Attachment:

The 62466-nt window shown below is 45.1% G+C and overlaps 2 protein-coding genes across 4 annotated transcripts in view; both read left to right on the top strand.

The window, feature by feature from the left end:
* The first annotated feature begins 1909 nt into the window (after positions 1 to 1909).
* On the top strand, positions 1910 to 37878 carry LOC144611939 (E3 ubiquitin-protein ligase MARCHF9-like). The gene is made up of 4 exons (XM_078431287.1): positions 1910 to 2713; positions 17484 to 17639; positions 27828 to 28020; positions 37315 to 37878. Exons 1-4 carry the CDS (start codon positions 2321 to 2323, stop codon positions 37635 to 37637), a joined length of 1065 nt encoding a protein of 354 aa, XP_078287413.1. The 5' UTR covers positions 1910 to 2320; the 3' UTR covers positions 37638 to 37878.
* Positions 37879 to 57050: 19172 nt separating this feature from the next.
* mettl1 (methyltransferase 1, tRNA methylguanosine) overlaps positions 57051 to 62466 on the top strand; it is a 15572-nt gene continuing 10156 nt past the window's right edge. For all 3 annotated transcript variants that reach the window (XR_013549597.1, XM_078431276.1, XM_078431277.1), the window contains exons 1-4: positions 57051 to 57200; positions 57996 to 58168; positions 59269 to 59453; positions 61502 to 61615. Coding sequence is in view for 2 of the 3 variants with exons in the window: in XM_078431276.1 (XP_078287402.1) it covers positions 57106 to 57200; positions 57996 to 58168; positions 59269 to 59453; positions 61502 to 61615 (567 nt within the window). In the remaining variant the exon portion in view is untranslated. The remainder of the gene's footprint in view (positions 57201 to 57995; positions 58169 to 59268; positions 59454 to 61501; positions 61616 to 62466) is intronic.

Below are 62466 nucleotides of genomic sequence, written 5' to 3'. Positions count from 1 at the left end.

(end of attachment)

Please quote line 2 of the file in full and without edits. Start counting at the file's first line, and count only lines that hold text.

The window, feature by feature from the left end: